A yakitori shop opened despite strong opposition and claims that the owner wasn’t suited to the profession becomes a Michelin restaurant.

Takumi Naganuma

Ayamuya counter-table

The important thing is to have many checkpoints.

Has your menu stayed the same for 17 years? Were there any items which you changed or which you were hesitant about?

Mr. Naganuma:
In fact there was a trial and error period with the menu in which I was making chicken that had been influenced by Japanese and French chefs, such as terrine. But in the end what my customers requested was “delicious yakitori.” Therefore, I decided to focus on a truly simple menu, but actually, a “simple” menu is perhaps the most difficult. My yakitori’s appearance isn’t all that different from those of an ordinary yakitori shop’s; there are no overt displays of originality. I want my motto to be: “It may look the same, but if you taste it, you’ll know the difference.”

What have been some of the interesting or difficult aspects of managing a yakitori restaurant?

Mr. Naganuma:
Almost nothing has changed in 17 years; we still use the same menu. However, things like the chicken and charcoal change in accordance with the seasons, meaning that our preparation methods also change. I think that making food at a uniform level of quality is extremely difficult, but also interesting in some regards. Recently, I was asked to write a textbook-like yakitori book. I helped with a book that was a detailed collection of yakitori know-how, but it’s pretty difficult to complete the same thing even if you do it exactly as it’s written. That’s why you must properly grasp the conditions of the chicken and charcoal. Experience and estimation become very important.

Another important thing is to have many “checkpoints” so that the quality of the skewers doesn’t decline. For example, if it’s the case that one has 10 checkpoints for making the same product, a single oversight will lead to a 90-point finished product. However, if one has 100 checkpoints, that means that a single oversight can still mean it’s possible to deliver a 99-point product. That’s not to say that I’ve expressed all 100 items in words, but in my day-to-day routine there are about that many tasks that I check. Presently, there are checkpoints regarding not only grilling skewers, but also the attire of our guests, their eating pace, the sake they’re drinking, all of those are possible checkpoints. There is a massive volume of items and information. From the time the first skewer is eaten, I always make a point of watching the customer’s facial expression so that I can adjust the seasoning accordingly.

Even if there are a lot of customers, being able to provide semi-made-to-order yakitori to each person individually is the great joy of working the counter, which is why that’s what I want to aim for. Of course, there are some things which can’t be done in an ideal way, and there are times when I feel down after I was unable to do something. Because I pour my enthusiasm into each skewer, one at a time, day after day, when it’s all over my head feels really tired.

Have you taken on any young people who are themselves looking to be entrepreneurs?

Mr. Naganuma:
It’s always been that way, but, I’ve never taken applications to balance the number of staff members. It’s more about feeling out whether they are compatible when they come wanting to do the job. Now, all of the kids who came to train with me have established independent businesses; so I’m working by myself, which is a good, easygoing thing in its own right. Although my body may get frazzled, my spirit is at ease.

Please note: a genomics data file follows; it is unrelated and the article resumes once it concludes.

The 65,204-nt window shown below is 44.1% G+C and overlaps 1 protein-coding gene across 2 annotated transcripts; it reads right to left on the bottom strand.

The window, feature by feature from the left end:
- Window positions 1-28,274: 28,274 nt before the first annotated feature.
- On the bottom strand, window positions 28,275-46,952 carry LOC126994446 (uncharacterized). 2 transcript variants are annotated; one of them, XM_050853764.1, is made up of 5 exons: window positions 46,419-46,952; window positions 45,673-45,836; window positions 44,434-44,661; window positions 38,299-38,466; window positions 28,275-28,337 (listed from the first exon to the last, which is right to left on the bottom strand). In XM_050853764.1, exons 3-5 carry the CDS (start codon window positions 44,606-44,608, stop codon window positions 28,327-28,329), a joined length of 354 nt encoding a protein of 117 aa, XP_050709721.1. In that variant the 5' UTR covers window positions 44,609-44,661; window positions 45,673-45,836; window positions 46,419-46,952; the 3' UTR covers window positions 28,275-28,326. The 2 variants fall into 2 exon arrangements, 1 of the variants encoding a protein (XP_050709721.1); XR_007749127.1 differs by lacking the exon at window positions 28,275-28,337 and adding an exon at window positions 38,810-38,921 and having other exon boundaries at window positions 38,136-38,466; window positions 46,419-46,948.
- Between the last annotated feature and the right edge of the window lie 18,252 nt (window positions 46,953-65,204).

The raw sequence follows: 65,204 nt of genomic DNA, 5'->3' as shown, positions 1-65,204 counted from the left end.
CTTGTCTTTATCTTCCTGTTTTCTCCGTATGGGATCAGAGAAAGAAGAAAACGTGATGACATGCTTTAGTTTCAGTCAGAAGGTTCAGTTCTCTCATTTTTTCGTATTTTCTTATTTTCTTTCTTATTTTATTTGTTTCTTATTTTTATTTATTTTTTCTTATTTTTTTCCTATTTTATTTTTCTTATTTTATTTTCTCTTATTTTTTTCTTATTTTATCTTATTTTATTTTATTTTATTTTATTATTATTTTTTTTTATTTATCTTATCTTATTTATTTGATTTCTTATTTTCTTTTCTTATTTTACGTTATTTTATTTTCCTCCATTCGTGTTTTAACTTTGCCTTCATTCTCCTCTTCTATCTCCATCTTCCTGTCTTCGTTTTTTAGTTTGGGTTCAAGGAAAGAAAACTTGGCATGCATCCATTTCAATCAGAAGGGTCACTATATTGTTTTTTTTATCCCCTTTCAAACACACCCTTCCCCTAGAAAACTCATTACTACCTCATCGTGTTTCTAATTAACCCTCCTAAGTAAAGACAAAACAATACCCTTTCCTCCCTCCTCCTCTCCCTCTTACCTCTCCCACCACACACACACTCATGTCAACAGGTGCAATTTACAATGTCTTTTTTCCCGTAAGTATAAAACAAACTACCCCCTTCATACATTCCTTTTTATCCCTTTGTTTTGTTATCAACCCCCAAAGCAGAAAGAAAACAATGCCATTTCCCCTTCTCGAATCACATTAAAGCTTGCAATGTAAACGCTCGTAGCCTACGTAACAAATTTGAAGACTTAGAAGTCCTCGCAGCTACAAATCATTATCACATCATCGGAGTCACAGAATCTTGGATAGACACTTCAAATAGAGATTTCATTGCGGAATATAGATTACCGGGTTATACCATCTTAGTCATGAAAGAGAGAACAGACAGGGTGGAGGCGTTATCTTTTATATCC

The past few years, there’s been a slight feeling that private restaurants are disagreeable. The seems to be an increasing number of young people who are closely managing their fringe benefits while working comfortably at a chain restaurant or hotel. The number of young people with guts has declined sharply. Speaking of which, the year before last, I even had a young man from America come to me and say that he didn’t need any money, but would I please allow him to study under me. My staff was full at the time, so I turned him down, but he wouldn’t leave and just stood there outside my shop. On the other hand,  it’s not as though he could speak Japanese [laughs]. Eventually I succumbed to his perseverance and he studied under me for two months. I still correspond with him sometimes.

In the case of yakitori, there is a certain amount of things that can be learned if you have two years; it doesn’t require particularly lengthy training, and it’s not like you won’t be allowed to grill yakitori just for coming to the shop. In any case, I think it’s about “in what way do I want to do things after my training is over?” Recently, three people have started businesses around me, and everyone seems to be trying their best through trial and error.

Tell us about your goals and dreams from here on out.

Mr. Naganuma:
I’d like to continue on just like this. If possible, I think it would be good to continue on with about half as much seating. If I do that, prices may increase a bit, but I think I’ll be able to produce a good product while having even more commitment to each individual skewer of yakitori. Even so I want to continue to improve for the customers who come to my shop. Although it is normally accepted that there are plenty of high-class sushi restaurants with counters, there have been complaints that my prices are relatively high when compared with yakitori chain restaurants. I think I could raise the worth of yakitori shops even further.
(interviewer: Takashi Ichihara, writer: Keiko Ikegawa, photographer: Wakana Nouya)

Ayamuya appearance


Kusunoki-Bld. 1F, 5-17-39, Fukushima, Fukushima-ku, Osaka-city, Osaka
1 minute walk from Fukushima Station
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